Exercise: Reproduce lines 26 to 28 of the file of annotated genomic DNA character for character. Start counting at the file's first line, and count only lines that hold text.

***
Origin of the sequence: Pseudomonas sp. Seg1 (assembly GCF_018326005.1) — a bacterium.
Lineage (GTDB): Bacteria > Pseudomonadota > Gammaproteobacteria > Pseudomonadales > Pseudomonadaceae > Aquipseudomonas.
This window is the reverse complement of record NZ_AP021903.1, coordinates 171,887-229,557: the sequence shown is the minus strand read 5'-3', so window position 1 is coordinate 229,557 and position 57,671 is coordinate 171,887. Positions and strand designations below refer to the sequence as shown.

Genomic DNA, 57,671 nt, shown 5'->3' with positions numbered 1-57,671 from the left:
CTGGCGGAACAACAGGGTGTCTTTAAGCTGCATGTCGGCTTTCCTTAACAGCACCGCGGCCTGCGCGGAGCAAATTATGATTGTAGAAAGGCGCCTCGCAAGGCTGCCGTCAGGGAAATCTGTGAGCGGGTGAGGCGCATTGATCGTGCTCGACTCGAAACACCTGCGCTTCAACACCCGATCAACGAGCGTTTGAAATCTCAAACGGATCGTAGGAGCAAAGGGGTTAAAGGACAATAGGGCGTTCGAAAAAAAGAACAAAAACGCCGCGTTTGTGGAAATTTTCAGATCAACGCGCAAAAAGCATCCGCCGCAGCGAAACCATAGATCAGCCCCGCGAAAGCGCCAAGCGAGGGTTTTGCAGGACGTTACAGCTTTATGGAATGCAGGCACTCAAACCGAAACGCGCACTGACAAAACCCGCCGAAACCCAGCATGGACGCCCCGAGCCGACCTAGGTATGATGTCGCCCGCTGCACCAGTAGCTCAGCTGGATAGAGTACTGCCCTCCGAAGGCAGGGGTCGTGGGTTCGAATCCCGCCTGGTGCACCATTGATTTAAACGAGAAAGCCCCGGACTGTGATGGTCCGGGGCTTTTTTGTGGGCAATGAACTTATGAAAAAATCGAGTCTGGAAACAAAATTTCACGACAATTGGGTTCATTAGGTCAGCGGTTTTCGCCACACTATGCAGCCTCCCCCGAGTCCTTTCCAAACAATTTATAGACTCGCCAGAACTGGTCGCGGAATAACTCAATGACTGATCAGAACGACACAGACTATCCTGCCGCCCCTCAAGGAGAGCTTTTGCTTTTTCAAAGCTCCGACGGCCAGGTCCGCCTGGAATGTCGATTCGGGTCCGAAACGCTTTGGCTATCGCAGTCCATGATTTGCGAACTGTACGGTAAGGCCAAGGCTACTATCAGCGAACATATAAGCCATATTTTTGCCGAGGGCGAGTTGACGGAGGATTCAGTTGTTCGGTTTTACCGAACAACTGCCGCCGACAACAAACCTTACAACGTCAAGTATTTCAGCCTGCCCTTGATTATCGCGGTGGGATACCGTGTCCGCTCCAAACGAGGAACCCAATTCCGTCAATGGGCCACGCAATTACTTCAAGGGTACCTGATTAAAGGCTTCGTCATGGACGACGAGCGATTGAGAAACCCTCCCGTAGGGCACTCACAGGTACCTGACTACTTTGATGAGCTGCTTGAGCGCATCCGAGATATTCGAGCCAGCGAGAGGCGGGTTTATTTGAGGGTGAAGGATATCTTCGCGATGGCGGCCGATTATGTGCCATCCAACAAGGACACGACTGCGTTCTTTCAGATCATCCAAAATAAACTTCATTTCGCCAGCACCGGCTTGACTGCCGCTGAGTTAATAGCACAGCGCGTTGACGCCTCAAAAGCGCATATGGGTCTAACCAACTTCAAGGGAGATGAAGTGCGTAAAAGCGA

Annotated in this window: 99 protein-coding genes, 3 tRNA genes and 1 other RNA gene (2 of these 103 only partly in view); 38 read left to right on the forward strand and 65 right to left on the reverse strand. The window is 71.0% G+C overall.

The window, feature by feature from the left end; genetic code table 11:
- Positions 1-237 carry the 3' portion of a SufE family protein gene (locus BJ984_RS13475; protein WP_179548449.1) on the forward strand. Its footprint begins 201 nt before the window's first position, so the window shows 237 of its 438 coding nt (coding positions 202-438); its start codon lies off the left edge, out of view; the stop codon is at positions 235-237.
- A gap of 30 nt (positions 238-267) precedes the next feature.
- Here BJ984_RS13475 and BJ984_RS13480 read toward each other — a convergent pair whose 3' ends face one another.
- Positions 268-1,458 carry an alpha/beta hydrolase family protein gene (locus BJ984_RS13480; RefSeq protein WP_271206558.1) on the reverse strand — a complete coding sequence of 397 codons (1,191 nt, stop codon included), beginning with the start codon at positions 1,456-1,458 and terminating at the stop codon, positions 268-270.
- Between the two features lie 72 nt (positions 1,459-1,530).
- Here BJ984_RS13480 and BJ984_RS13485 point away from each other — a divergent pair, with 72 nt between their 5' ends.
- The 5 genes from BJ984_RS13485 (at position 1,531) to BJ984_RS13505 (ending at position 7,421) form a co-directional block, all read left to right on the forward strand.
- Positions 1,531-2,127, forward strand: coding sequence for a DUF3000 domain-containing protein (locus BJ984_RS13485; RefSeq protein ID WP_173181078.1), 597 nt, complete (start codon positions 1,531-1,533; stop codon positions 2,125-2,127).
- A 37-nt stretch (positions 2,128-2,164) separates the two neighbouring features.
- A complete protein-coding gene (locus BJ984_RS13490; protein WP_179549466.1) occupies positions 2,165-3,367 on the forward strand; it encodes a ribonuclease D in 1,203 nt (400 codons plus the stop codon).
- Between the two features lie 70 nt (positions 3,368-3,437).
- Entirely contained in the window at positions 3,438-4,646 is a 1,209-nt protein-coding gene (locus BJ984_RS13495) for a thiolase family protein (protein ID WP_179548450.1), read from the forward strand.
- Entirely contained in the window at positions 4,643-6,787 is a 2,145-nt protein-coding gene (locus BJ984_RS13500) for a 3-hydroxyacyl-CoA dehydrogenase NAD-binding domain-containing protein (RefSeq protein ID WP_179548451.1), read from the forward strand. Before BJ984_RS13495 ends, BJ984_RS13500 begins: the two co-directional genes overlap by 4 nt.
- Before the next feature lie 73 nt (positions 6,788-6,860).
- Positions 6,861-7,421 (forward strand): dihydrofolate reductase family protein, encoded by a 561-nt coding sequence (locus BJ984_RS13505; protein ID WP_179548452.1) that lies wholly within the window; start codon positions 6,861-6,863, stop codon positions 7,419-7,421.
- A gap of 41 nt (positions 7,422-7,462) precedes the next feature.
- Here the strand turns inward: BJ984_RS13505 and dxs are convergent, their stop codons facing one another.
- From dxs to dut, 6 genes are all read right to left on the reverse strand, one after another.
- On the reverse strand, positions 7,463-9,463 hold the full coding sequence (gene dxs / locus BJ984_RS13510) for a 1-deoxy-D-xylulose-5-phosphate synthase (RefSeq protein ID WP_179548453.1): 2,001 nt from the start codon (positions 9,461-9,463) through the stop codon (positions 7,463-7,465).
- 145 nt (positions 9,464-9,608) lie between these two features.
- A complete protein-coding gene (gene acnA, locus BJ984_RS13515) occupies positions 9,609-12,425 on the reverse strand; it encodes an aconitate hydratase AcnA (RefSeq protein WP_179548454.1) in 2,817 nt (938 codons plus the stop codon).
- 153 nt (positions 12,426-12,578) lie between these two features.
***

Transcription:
- On the reverse strand, positions 7,463-9,463 hold the full coding sequence (gene dxs / locus BJ984_RS13510) for a 1-deoxy-D-xylulose-5-phosphate synthase (RefSeq protein ID WP_179548453.1): 2,001 nt from the start codon (positions 9,461-9,463) through the stop codon (positions 7,463-7,465).
- 145 nt (positions 9,464-9,608) lie between these two features.
- A complete protein-coding gene (gene acnA, locus BJ984_RS13515) occupies positions 9,609-12,425 on the reverse strand; it encodes an aconitate hydratase AcnA (RefSeq protein WP_179548454.1) in 2,817 nt (938 codons plus the stop codon).